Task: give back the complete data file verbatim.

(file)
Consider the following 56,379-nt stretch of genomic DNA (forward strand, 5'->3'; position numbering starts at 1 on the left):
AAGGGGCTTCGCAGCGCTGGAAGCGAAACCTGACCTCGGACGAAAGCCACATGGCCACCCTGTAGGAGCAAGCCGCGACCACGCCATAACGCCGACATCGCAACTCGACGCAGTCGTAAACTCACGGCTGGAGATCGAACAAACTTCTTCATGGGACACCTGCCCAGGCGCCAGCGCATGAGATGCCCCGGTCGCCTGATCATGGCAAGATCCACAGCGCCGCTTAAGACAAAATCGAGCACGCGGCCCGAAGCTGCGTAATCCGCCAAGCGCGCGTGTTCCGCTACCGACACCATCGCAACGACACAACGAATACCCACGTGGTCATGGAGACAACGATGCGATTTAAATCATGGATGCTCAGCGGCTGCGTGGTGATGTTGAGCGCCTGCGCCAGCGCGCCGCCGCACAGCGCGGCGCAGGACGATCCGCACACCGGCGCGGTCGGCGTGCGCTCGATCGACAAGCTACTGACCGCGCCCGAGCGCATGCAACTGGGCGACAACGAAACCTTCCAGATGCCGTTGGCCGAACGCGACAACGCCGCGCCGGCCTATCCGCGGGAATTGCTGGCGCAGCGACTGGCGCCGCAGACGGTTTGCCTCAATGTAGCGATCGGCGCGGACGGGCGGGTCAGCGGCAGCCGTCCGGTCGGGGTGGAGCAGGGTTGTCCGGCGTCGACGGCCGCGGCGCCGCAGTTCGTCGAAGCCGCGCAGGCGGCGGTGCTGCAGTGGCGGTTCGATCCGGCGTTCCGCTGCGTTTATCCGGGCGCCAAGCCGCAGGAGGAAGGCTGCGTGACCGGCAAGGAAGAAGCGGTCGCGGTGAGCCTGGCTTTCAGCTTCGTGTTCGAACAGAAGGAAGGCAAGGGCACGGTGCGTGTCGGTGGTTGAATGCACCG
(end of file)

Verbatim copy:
Consider the following 56,379-nt stretch of genomic DNA (forward strand, 5'->3'; position numbering starts at 1 on the left):
AAGGGGCTTCGCAGCGCTGGAAGCGAAACCTGACCTCGGACGAAAGCCACATGGCCACCCTGTAGGAGCAAGCCGCGACCACGCCATAACGCCGACATCGCAACTCGACGCAGTCGTAAACTCACGGCTGGAGATCGAACAAACTTCTTCATGGGACACCTGCCCAGGCGCCAGCGCATGAGATGCCCCGGTCGCCTGATCATGGCAAGATCCACAGCGCCGCTTAAGACAAAATCGAGCACGCGGCCCGAAGCTGCGTAATCCGCCAAGCGCGCGTGTTCCGCTACCGACACCATCGCAACGACACAACGAATACCCACGTGGTCATGGAGACAACGATGCGATTTAAATCATGGATGCTCAGCGGCTGCGTGGTGATGTTGAGCGCCTGCGCCAGCGCGCCGCCGCACAGCGCGGCGCAGGACGATCCGCACACCGGCGCGGTCGGCGTGCGCTCGATCGACAAGCTACTGACCGCGCCCGAGCGCATGCAACTGGGCGACAACGAAACCTTCCAGATGCCGTTGGCCGAACGCGACAACGCCGCGCCGGCCTATCCGCGGGAATTGCTGGCGCAGCGACTGGCGCCGCAGACGGTTTGCCTCAATGTAGCGATCGGCGCGGACGGGCGGGTCAGCGGCAGCCGTCCGGTCGGGGTGGAGCAGGGTTGTCCGGCGTCGACGGCCGCGGCGCCGCAGTTCGTCGAAGCCGCGCAGGCGGCGGTGCTGCAGTGGCGGTTCGATCCGGCGTTCCGCTGCGTTTATCCGGGCGCCAAGCCGCAGGAGGAAGGCTGCGTGACCGGCAAGGAAGAAGCGGTCGCGGTGAGCCTGGCTTTCAGCTTCGTGTTCGAACAGAAGGAAGGCAAGGGCACGGTGCGTGTCGGTGGTTGAATGCACCG